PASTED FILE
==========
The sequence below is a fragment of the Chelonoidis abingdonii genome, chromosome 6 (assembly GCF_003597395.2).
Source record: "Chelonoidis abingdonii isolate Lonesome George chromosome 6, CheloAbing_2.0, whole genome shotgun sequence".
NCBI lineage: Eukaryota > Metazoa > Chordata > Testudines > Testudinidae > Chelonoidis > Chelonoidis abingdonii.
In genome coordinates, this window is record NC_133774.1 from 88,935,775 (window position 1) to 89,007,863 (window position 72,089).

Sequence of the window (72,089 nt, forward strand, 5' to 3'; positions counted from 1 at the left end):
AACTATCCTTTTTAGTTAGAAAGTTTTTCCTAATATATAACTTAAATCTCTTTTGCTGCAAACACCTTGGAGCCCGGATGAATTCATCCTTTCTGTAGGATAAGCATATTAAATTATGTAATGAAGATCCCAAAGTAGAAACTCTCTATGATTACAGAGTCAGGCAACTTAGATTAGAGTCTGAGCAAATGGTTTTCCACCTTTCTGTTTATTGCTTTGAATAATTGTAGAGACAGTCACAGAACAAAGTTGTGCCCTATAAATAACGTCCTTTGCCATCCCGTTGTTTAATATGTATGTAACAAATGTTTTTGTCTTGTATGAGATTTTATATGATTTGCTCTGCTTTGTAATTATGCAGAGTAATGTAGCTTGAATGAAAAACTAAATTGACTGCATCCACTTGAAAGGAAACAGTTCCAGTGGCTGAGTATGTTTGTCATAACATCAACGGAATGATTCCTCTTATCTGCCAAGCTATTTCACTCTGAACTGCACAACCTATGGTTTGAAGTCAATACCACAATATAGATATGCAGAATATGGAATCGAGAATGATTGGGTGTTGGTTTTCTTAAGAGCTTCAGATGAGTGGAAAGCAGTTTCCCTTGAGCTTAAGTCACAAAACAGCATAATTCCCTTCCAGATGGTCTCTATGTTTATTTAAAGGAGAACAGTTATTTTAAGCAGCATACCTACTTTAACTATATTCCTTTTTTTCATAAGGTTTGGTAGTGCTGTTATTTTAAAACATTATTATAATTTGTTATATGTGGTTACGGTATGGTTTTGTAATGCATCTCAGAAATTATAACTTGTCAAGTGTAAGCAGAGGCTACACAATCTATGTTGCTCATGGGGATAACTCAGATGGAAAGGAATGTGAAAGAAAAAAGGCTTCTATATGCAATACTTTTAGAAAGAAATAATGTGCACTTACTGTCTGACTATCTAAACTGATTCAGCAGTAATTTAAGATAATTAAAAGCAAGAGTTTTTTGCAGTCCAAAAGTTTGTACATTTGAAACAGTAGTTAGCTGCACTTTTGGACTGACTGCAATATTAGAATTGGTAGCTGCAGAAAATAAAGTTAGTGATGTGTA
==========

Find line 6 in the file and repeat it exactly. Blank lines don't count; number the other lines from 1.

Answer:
AACTATCCTTTTTAGTTAGAAAGTTTTTCCTAATATATAACTTAAATCTCTTTTGCTGCAAACACCTTGGAGCCCGGATGAATTCATCCTTTCTGTAGGATAAGCATATTAAATTATGTAATGAAGATCCCAAAGTAGAAACTCTCTATGATTACAGAGTCAGGCAACTTAGATTAGAGTCTGAGCAAATGGTTTTCCACCTTTCTGTTTATTGCTTTGAATAATTGTAGAGACAGTCACAGAACAAAGTTGTGCCCTATAAATAACGTCCTTTGCCATCCCGTTGTTTAATATGTATGTAACAAATGTTTTTGTCTTGTATGAGATTTTATATGATTTGCTCTGCTTTGTAATTATGCAGAGTAATGTAGCTTGAATGAAAAACTAAATTGACTGCATCCACTTGAAAGGAAACAGTTCCAGTGGCTGAGTATGTTTGTCATAACATCAACGGAATGATTCCTCTTATCTGCCAAGCTATTTCACTCTGAACTGCACAACCTATGGTTTGAAGTCAATACCACAATATAGATATGCAGAATATGGAATCGAGAATGATTGGGTGTTGGTTTTCTTAAGAGCTTCAGATGAGTGGAAAGCAGTTTCCCTTGAGCTTAAGTCACAAAACAGCATAATTCCCTTCCAGATGGTCTCTATGTTTATTTAAAGGAGAACAGTTATTTTAAGCAGCATACCTACTTTAACTATATTCCTTTTTTTCATAAGGTTTGGTAGTGCTGTTATTTTAAAACATTATTATAATTTGTTATATGTGGTTACGGTATGGTTTTGTAATGCATCTCAGAAATTATAACTTGTCAAGTGTAAGCAGAGGCTACACAATCTATGTTGCTCATGGGGATAACTCAGATGGAAAGGAATGTGAAAGAAAAAAGGCTTCTATATGCAATACTTTTAGAAAGAAATAATGTGCACTTACTGTCTGACTATCTAAACTGATTCAGCAGTAATTTAAGATAATTAAAAGCAAGAGTTTTTTGCAGTCCAAAAGTTTGTACATTTGAAACAGTAGTTAGCTGCACTTTTGGACTGACTGCAATATTAGAATTGGTAGCTGCAGAAAATAAAGTTAGTGATGTGTA